"It's huge," Slania said afterward. "Especially for us to come back after the week last week where we had two wins and then a tough loss on Sunday (to Mercer) to come back and win like this. It's big for us."
Slania is part of a bullpen that has allowed just three earned runs in 24.0 innings this season (a 1.12 ERA). Two of those runs came in last Sunday's 8-3 series finale after freshman starter David Hearne exited after just 2.2 innings.
Freshman Nick McCarty has been nearly lights-out himself to begin his career. The Westfield, Ind native is 2-0 and is yet to allow a run through 10.0 innings through three appearances.
"Really pitching's pitching," McCarty said after 4.0 shutout innings to end last weekend's series. "I hit my spots. I throw my curveball hard. It really shouldn't matter what team you're facing. I just do what (pitching coach Chuck) Ristano tells me to do and throw strikes and they'll get themselves out."
McCarty allowed just a single and a walk in those four frames against Tulane, but it was not even his most impressive outing to date. His 5.0 shutout innings in Notre Dame's 6-5 extra inning win over Florida Gulf Coast gets that distinction.
The starting rotation has been good as well, but it will be even more tested with four games this weekend and a spring break trip to California on the horizon. Friday starter Sean Fitzgerald (1-0) has faced both FGCU and Tulane in consecutive weeks. He retired 15 consecutive Tulane batters after a leadoff infield single last weekend.
Saturday starter Adam Norton (2-0) is a throwback. The bearded senior throws a mid to upper 80s fastball, but he mixes in an assortment of pitches that includes a change-up and curveball that does enough to keep opposing batters off balance. Tulane had the tying run in scoring position five times against Norton in last week's 3-1 win, but he pitched out of trouble every time.
The most encouraging thing for the Irish is they will face their entire touch non-conference slate, which still includes games against UCLA (2010 and 2011 CWS) and Oklahoma (2010 CWS) without, arguably, their best starter - Pat Connaughton.
The two-sport standout will not join the Irish until the basketball team's season concludes. Connaughton is the basketball team's third-leading scorer at 8.5 points a game and has hit more three-pointers (40) than any other Irish player this season. He also brings a lethal three-pitch repertoire to the mound.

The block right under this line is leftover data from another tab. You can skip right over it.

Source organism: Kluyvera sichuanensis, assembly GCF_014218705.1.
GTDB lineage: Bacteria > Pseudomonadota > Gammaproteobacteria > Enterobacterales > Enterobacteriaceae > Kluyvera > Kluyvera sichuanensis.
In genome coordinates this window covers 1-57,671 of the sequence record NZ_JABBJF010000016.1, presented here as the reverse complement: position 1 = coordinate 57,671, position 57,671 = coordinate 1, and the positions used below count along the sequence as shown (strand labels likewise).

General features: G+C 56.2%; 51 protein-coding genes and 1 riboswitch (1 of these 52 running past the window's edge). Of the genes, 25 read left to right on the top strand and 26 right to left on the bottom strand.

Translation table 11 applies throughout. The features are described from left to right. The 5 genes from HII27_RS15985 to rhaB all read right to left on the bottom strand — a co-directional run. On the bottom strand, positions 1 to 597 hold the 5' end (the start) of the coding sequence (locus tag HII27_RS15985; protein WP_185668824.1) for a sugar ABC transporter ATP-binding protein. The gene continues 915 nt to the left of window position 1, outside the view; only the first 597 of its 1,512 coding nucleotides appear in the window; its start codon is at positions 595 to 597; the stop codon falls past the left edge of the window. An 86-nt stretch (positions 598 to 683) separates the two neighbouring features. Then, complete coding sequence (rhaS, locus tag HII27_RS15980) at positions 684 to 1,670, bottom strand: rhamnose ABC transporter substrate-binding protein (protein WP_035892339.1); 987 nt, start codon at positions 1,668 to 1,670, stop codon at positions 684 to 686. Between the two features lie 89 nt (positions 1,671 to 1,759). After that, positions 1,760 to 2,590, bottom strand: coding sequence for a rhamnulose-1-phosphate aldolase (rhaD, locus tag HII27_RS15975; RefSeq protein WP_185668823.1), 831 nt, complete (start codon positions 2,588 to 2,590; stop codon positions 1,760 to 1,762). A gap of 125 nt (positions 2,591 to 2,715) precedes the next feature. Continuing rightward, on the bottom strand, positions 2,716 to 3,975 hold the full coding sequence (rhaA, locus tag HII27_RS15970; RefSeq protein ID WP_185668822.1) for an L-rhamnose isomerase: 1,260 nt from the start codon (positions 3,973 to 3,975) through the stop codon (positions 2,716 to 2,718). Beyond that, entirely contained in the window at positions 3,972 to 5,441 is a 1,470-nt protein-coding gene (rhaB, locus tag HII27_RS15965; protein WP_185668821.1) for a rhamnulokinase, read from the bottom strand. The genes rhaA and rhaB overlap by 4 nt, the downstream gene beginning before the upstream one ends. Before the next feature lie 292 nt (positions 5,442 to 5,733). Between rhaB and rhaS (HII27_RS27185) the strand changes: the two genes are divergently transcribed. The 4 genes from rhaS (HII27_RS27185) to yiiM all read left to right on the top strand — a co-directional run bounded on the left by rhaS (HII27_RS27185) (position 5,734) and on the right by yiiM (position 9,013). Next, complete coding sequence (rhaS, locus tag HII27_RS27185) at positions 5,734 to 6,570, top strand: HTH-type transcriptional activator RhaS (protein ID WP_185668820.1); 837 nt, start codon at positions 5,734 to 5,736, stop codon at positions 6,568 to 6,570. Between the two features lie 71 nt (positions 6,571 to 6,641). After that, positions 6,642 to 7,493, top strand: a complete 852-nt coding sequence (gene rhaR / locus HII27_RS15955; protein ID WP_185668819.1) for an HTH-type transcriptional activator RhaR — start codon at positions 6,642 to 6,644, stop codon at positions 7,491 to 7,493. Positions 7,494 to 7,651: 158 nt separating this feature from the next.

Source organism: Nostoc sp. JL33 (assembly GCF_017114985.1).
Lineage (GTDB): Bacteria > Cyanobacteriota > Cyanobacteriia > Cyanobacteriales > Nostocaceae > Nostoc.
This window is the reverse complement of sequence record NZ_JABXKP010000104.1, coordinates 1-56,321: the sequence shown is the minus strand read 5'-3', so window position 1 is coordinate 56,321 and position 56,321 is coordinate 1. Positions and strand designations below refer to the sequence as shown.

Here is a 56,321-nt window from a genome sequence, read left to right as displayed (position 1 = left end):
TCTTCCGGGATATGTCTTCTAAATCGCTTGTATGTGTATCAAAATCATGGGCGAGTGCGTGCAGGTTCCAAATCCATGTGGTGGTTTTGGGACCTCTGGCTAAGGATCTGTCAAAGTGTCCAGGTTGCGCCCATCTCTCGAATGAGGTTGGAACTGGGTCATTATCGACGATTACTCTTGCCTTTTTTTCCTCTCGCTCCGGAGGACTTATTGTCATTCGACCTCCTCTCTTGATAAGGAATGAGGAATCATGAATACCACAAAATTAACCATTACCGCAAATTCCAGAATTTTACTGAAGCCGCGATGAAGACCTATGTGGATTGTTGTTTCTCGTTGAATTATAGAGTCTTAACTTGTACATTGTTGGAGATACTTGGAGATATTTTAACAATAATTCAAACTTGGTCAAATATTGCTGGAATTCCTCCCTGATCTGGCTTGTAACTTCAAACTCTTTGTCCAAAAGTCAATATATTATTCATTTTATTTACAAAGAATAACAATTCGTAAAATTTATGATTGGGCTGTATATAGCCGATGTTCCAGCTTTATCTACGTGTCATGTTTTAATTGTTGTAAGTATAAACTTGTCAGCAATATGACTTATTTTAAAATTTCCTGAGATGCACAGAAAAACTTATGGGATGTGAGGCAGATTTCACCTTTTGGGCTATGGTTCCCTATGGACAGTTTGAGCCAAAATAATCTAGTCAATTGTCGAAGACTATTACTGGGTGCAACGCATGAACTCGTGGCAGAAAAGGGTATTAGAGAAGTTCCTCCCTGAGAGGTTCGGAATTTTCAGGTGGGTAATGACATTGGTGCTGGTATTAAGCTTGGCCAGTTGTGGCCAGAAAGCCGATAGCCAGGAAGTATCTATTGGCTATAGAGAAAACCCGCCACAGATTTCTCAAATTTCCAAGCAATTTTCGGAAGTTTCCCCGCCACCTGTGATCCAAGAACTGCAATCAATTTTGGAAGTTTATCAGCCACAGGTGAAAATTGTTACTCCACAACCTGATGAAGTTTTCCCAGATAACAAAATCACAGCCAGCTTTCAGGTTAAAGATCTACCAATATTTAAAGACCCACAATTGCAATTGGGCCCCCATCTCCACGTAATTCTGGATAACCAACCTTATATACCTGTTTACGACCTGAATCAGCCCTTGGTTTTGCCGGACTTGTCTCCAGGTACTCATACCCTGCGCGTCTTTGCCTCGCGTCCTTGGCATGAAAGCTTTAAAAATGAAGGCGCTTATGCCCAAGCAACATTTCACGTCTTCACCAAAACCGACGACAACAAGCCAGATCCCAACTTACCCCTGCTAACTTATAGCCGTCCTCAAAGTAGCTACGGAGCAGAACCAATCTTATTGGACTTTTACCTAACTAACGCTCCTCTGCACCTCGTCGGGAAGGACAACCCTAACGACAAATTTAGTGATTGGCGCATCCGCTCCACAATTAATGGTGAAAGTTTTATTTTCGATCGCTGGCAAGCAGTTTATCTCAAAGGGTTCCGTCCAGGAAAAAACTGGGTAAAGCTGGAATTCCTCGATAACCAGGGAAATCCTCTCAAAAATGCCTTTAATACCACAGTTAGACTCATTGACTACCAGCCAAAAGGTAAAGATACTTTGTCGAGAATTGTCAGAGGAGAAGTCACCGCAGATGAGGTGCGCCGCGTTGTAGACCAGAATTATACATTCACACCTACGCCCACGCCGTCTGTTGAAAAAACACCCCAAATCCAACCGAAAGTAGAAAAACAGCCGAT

"When he's on his game it's three plus pitches that he's got," Aoki said of Connaughton. "But I think more than anything else he has that sort of 'it' factor - that quiet confidence that 'maybe I did just walk the bases loaded, but I'm gonna go get two punch outs and a ground ball and I'm gonna get out of this thing'."
Connaughton was 4-4 with a 3.18 ERA and 40 strikeouts in 45.1 innings as a freshman last year. Aoki expects him to go to the front of the starting rotation once he rejoins the team after basketball, which will make for an even deeper starting rotation after the rest of the starters have faced that tough non-league competition.
Aoki saw the first turnover in his coaching staff this year after his first two seasons on campus saw the same faces. Joe Hastings left to join the staff at Big South power Coastal Carolina, which led to Ristano's promotion from volunteer assistant to full-time pitching coach. It also brought a familiar face back into the Irish fold.
Former Irish infielder Eddie Smith was a walk-on with the Irish in 2005 and 2006 after spending his first two seasons at a Washington junior college. Those '05 and '06 teams he was a part of are the last Notre Dame teams to qualify for the NCAA Tournament, making Regional trips to Florida and Kentucky.
Smith began his coaching career by spending five years as the volunteer assistant on former Notre Dame assistant Brian O'Connor's staff at Virginia. He was the Cavalier's first base coach for their 2009 and 2011 College World Series squads.
"Eddie has participated in five NCAA Tournaments, including a pair of trips to Omaha," Aoki said of Smith shortly after his hire. "Our players will make immediate and drastic improvements under his tutelage."
Smith worked as a full-time assistant at Santa Clara in 2012 before coming back to his alma mater during the off season.
The Fighting Irish will have more chances to make national statements this weekend when they and USA Baseball host the Irish Classic at the USA Baseball complex in Cary, NC. Notre Dame will face UMass, Tennessee, No. 31 Virginia Tech, and Rhode Island.